One note: notice that Rose has a sister and a daughter named Grace. How can that be, given that Jews name their children after deceased relatives? Anna’s mother was Gertruda Yaglovsky, so we believe that Rose’s sister was named after her, her maternal grandmother. It’s possible that Rose named her daughter after Goldi/Gittel Suskin Goodstein, her paternal grandmother.

Another note: Rose’s age at 28 is a little screwed up on that 1925 census, but we have confirmed that this is “our Rose.”

 

 

18 thoughts on “Celia’s Cousin Rose

  1. I am pretty sure “operator” just meant a line worker in one of those sweat shops where women sewed shirtwaists. I had several relatives on the Lower East Side who also worked in these “factories.” They were awful places—some small just in tenements, some big like the ill-fated Triangle Shirt Waist Factory.

    How sweet that Rose and Celia stayed so close! And they both married Isidores. There just was too little diversity in the names that Jewish immigrants adopted! It’s thus not even that surprising that Rose had both a sister and a daughter named Grace!

    Liked by 1 person

    • Amy, thanks so much for your comment about the Triangle Shirtwaist Factory fire. I’ve actually read so much about it, and it was really remiss of me not to mention it here. I’ve added a paragraph (see above), thanks to you. I also have a grandmother who worked in one of these sweatshops in Chicago. They were so common.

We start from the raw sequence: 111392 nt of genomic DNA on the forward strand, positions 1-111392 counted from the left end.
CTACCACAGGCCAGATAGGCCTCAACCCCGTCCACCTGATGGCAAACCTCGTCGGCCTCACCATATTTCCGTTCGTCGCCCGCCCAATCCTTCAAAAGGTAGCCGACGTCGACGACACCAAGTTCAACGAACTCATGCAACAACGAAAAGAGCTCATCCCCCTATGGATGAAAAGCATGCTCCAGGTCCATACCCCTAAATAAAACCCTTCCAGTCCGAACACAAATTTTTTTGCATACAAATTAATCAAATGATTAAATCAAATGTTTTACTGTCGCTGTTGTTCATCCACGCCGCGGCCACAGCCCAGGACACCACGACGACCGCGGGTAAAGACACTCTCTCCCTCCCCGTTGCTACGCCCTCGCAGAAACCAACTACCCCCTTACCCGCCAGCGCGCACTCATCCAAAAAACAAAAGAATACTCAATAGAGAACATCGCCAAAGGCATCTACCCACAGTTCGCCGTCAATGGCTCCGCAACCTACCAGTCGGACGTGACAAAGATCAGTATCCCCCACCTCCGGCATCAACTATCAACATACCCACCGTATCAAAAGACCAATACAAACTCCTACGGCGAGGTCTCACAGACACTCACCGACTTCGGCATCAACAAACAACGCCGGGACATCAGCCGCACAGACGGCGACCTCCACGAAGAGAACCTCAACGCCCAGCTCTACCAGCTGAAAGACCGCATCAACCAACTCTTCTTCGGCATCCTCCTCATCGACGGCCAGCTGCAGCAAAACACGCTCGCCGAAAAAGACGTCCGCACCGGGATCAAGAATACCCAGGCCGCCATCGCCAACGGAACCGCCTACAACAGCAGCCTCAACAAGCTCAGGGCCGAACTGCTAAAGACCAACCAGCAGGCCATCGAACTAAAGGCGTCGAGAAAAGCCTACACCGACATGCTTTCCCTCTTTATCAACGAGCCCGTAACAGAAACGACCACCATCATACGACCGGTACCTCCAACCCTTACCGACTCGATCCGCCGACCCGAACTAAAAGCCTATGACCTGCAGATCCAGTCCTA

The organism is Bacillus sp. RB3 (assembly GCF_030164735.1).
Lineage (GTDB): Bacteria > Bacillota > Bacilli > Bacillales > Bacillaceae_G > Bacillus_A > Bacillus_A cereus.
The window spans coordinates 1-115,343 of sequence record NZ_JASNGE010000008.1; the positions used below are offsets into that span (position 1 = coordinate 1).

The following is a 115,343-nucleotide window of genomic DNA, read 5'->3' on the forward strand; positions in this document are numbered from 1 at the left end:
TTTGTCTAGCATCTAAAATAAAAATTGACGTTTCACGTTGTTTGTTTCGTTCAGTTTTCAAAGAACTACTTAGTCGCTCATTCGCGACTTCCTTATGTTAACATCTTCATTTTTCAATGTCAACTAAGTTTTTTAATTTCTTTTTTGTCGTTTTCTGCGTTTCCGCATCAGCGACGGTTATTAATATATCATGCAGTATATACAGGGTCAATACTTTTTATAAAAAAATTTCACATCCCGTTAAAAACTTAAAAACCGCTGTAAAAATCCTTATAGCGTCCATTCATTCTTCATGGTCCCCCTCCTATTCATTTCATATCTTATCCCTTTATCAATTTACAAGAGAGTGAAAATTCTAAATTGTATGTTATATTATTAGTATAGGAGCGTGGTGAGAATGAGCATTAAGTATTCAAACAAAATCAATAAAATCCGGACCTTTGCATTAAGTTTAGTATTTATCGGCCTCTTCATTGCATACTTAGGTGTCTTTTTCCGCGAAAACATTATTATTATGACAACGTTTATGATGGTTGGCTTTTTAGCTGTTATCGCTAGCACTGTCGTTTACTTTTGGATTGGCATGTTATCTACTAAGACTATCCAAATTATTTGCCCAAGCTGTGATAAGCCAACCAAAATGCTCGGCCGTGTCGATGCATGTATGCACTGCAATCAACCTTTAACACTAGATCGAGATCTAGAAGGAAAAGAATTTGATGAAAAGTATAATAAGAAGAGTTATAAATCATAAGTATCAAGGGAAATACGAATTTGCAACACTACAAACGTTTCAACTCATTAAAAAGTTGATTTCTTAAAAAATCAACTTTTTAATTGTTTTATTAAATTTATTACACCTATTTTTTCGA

I think it’s astonishing that they lived together and that nobody in the family realized it. I love knowing that the gardener’s father lived with his little cousin Grace when they were still practically babies.
      Yes, the naming makes research sooooooooo difficult! I thought the naming of deceased ancestors might make things easier, but you can see that in the case of the two Graces, the use of the first initial for an American name isn’t very useful to those researching haha!

      Liked by 1 person

  2. I love the way Rose looks in the photo–like she’s a cool, no-nonsense type. 🙂
    I thought of the Triangle Shirtwaist Factory, as soon as you mentioned a “waist shop.”
    The names in my mom’s family seemed to repeat. I suppose they were named after dead relatives, but they all chose the same ones, and/or they liked the same Americanized names.

    Liked by 1 person